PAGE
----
In This Set of Math Visual Prompts…
Students will explore quotative division sentences involving quantities of the same unit to reveal a scale factor.
This set of visual math talk prompts is taken from the Math Talk section of Day 4 in the Make Math Moments Problem Based Unit called Rice Ratios. The purpose of the Math Talk is to reinforce key concepts and big ideas from this problem based math unit including:
- There are two types of ratios; composed unit and multiplicative comparison;
- A composed unit is often (not always) a ratio with two distinct units;
- A composed unit can be scaled in tandem;
- Equivalent ratios are derived from the same rate;
- When you divide a composed unit through partitive division, you reveal a rate.
- Quotative division is applied when trying to determine a scale factor between two quantities/measures of the same unit (i.e. rice and rice, water and water);
- When you invert the dividend and the divisor in a quotative division sentence, the quotient (the revealed scale) has a reciprocal relationship (i.e., 4 1 = 4 ,1 4 = ¼ ).
Unsure about some of the terminology listed above?
Learn more about rates, ratios and the roadmap to proportional relationships through the course: The Concept Holding Your Students Back.
Preparing to Facilitate
In today’s visual math talk, we will be presenting the following quotative division sentences one at a time. Since we are dividing quantities of the same unit, the type of division is quotative and the resulting quotient will represent a scale factor. Encourage the use of an area, volume or linear model to justify each equation.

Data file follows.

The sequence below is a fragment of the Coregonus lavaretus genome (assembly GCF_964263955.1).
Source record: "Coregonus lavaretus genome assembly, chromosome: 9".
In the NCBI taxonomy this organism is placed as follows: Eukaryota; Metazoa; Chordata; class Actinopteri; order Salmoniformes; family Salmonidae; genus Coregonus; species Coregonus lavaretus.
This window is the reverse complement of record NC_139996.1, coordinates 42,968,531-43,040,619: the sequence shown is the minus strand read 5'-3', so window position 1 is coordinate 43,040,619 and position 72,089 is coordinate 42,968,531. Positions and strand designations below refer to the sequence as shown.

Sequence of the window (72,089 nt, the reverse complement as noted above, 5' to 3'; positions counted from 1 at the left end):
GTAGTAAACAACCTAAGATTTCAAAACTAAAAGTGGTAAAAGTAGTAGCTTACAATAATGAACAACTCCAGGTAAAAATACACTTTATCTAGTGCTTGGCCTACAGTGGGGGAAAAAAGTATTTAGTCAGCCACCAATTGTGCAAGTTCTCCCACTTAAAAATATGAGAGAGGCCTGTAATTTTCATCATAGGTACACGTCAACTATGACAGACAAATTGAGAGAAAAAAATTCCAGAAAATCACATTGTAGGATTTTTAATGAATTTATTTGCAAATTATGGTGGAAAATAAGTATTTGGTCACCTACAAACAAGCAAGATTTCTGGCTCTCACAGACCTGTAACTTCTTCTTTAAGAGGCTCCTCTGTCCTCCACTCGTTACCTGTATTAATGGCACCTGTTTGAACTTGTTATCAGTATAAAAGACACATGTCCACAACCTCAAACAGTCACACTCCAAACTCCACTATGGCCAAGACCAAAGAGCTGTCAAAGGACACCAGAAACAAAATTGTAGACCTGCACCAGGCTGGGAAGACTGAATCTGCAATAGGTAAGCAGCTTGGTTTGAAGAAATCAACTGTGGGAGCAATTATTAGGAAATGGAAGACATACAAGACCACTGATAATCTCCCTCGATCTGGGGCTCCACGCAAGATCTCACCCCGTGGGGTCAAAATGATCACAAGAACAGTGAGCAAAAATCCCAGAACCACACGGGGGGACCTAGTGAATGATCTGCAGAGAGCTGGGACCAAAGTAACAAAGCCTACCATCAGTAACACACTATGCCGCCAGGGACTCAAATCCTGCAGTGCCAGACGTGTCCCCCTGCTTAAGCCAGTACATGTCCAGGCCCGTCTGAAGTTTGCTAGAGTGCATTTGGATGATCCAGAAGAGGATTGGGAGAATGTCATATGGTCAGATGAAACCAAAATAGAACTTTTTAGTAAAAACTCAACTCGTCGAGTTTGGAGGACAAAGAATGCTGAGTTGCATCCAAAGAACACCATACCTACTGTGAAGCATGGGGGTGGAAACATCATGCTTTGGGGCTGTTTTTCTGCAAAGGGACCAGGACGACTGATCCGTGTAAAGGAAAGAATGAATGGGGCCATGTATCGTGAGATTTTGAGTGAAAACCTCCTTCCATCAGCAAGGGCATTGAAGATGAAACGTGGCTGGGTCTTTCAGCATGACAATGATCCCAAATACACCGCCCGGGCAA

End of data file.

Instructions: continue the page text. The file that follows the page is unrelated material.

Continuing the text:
120 metres ÷ 80 metres
80 metres ÷ 120 metres
An additional four (4) prompts are shared in the Teacher Guide from Day 4 of the Rice Ratios problem based math unit.
You might consider modelling each of these division sentences using a stacked bar model as shown in the visual math talk prompt silent solution animations shared below.
The first problem in the visual math talk prompt asks students to divide 120 metres by 80 metres. Since we are dividing quantities with the same units (metres by metres), we know that this is quotative division since we are asking:
How many units of 80 metres are in 120 metres?
Leveraging a linear model to scale for this quotative division problem will allow students to see that there is at least one full unit of 80 metres in 120 metres, but less than two full units.
Making a second copy of 80 metres and placing it in the gap between 80 metres and 120 metres will reveal that adding an additional half 80 metres will “fill the gap”.
Therefore, there are 1 and 1 half or 3 half copies of 80 metres in 120 metres.
Now, we will switch the dividend and divisor quantities by showing this next visual math talk prompt.
Students may choose to leverage their first model to visualize how many copies of 120 metres are in 80 metres. They will quickly realize that it is less than 1 copy.
If students respond with an answer of zero, push students to be more precise. Asking them questions like “is it exactly zero or could a fractional amount work?” might be helpful.
Just by looking at their model – assuming it is reasonably to scale – students should note that there is more than half of 120 metres in 80.
Some students might benefit from using paper strips to represent their bar model and using folds to partition until they land on partitioning 120 metres into thirds.
Therefore, there is 2 thirds of 120 metres in 80 metres.
Want to Explore These Concepts & Skills Further?
Why not start from the beginning of this contextual 5-day unit of ratios and rates real world lessons from the Make Math Moments Problem Based Units page.
Did you use this in your classroom or at home? How’d it go? Post in the comments!
Math IS Visual. Let’s teach it that way.